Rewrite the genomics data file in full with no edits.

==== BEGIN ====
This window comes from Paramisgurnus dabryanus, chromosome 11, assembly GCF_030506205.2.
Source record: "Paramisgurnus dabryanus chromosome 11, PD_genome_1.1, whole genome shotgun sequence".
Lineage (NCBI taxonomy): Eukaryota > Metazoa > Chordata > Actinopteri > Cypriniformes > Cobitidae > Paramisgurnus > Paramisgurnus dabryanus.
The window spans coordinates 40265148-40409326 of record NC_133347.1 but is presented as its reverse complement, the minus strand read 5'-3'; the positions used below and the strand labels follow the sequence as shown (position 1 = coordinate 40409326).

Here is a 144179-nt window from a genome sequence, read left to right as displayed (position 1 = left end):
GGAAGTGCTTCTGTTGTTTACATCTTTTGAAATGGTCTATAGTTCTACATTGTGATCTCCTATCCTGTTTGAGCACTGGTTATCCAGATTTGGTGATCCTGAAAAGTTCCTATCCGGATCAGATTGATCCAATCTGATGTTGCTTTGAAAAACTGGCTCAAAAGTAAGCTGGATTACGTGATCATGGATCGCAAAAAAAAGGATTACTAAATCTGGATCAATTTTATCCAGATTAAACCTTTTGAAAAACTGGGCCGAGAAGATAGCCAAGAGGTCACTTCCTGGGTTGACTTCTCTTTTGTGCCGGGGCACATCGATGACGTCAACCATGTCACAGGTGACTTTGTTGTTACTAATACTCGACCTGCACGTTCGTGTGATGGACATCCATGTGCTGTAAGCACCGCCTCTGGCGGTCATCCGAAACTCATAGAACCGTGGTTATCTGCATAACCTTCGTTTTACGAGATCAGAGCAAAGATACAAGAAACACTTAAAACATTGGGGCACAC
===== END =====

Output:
This window comes from Paramisgurnus dabryanus, chromosome 11, assembly GCF_030506205.2.
Source record: "Paramisgurnus dabryanus chromosome 11, PD_genome_1.1, whole genome shotgun sequence".
Lineage (NCBI taxonomy): Eukaryota > Metazoa > Chordata > Actinopteri > Cypriniformes > Cobitidae > Paramisgurnus > Paramisgurnus dabryanus.
The window spans coordinates 40265148-40409326 of record NC_133347.1 but is presented as its reverse complement, the minus strand read 5'-3'; the positions used below and the strand labels follow the sequence as shown (position 1 = coordinate 40409326).

Here is a 144179-nt window from a genome sequence, read left to right as displayed (position 1 = left end):
GGAAGTGCTTCTGTTGTTTACATCTTTTGAAATGGTCTATAGTTCTACATTGTGATCTCCTATCCTGTTTGAGCACTGGTTATCCAGATTTGGTGATCCTGAAAAGTTCCTATCCGGATCAGATTGATCCAATCTGATGTTGCTTTGAAAAACTGGCTCAAAAGTAAGCTGGATTACGTGATCATGGATCGCAAAAAAAAGGATTACTAAATCTGGATCAATTTTATCCAGATTAAACCTTTTGAAAAACTGGGCCGAGAAGATAGCCAAGAGGTCACTTCCTGGGTTGACTTCTCTTTTGTGCCGGGGCACATCGATGACGTCAACCATGTCACAGGTGACTTTGTTGTTACTAATACTCGACCTGCACGTTCGTGTGATGGACATCCATGTGCTGTAAGCACCGCCTCTGGCGGTCATCCGAAACTCATAGAACCGTGGTTATCTGCATAACCTTCGTTTTACGAGATCAGAGCAAAGATACAAGAAACACTTAAAACATTGGGGCACAC